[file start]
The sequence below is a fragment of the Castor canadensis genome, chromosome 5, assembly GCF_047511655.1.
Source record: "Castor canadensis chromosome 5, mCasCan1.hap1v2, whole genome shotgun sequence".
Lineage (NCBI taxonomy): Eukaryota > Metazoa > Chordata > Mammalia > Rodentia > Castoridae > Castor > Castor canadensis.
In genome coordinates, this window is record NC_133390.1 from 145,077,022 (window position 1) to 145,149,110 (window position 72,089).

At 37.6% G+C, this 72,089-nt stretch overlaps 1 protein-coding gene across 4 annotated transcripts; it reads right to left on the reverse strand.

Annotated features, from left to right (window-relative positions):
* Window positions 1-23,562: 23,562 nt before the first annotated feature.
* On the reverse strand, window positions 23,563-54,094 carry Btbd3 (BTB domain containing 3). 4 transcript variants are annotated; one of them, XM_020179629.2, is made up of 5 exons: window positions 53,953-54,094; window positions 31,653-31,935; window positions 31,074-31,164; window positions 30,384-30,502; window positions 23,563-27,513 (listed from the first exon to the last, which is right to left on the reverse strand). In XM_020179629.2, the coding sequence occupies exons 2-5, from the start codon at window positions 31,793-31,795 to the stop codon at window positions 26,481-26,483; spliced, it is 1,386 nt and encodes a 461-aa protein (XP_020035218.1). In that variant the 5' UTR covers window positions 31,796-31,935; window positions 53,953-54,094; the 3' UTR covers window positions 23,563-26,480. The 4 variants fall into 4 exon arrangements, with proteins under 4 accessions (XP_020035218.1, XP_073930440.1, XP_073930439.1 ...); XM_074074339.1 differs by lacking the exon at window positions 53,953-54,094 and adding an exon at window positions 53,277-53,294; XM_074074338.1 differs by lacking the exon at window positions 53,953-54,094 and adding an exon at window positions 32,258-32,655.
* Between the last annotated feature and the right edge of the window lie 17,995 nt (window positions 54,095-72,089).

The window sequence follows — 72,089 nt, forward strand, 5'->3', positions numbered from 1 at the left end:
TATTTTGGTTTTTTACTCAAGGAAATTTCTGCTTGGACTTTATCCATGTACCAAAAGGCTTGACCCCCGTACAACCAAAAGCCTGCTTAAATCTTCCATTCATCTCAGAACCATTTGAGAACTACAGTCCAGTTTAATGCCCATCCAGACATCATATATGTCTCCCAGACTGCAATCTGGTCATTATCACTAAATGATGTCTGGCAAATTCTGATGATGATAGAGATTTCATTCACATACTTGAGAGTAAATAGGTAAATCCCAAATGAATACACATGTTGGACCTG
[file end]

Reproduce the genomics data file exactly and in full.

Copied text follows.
The sequence below is a fragment of the Castor canadensis genome, chromosome 5, assembly GCF_047511655.1.
Source record: "Castor canadensis chromosome 5, mCasCan1.hap1v2, whole genome shotgun sequence".
Lineage (NCBI taxonomy): Eukaryota > Metazoa > Chordata > Mammalia > Rodentia > Castoridae > Castor > Castor canadensis.
In genome coordinates, this window is record NC_133390.1 from 145,077,022 (window position 1) to 145,149,110 (window position 72,089).

At 37.6% G+C, this 72,089-nt stretch overlaps 1 protein-coding gene across 4 annotated transcripts; it reads right to left on the reverse strand.

Annotated features, from left to right (window-relative positions):
* Window positions 1-23,562: 23,562 nt before the first annotated feature.
* On the reverse strand, window positions 23,563-54,094 carry Btbd3 (BTB domain containing 3). 4 transcript variants are annotated; one of them, XM_020179629.2, is made up of 5 exons: window positions 53,953-54,094; window positions 31,653-31,935; window positions 31,074-31,164; window positions 30,384-30,502; window positions 23,563-27,513 (listed from the first exon to the last, which is right to left on the reverse strand). In XM_020179629.2, the coding sequence occupies exons 2-5, from the start codon at window positions 31,793-31,795 to the stop codon at window positions 26,481-26,483; spliced, it is 1,386 nt and encodes a 461-aa protein (XP_020035218.1). In that variant the 5' UTR covers window positions 31,796-31,935; window positions 53,953-54,094; the 3' UTR covers window positions 23,563-26,480. The 4 variants fall into 4 exon arrangements, with proteins under 4 accessions (XP_020035218.1, XP_073930440.1, XP_073930439.1 ...); XM_074074339.1 differs by lacking the exon at window positions 53,953-54,094 and adding an exon at window positions 53,277-53,294; XM_074074338.1 differs by lacking the exon at window positions 53,953-54,094 and adding an exon at window positions 32,258-32,655.
* Between the last annotated feature and the right edge of the window lie 17,995 nt (window positions 54,095-72,089).

The window sequence follows — 72,089 nt, forward strand, 5'->3', positions numbered from 1 at the left end:
TATTTTGGTTTTTTACTCAAGGAAATTTCTGCTTGGACTTTATCCATGTACCAAAAGGCTTGACCCCCGTACAACCAAAAGCCTGCTTAAATCTTCCATTCATCTCAGAACCATTTGAGAACTACAGTCCAGTTTAATGCCCATCCAGACATCATATATGTCTCCCAGACTGCAATCTGGTCATTATCACTAAATGATGTCTGGCAAATTCTGATGATGATAGAGATTTCATTCACATACTTGAGAGTAAATAGGTAAATCCCAAATGAATACACATGTTGGACCTG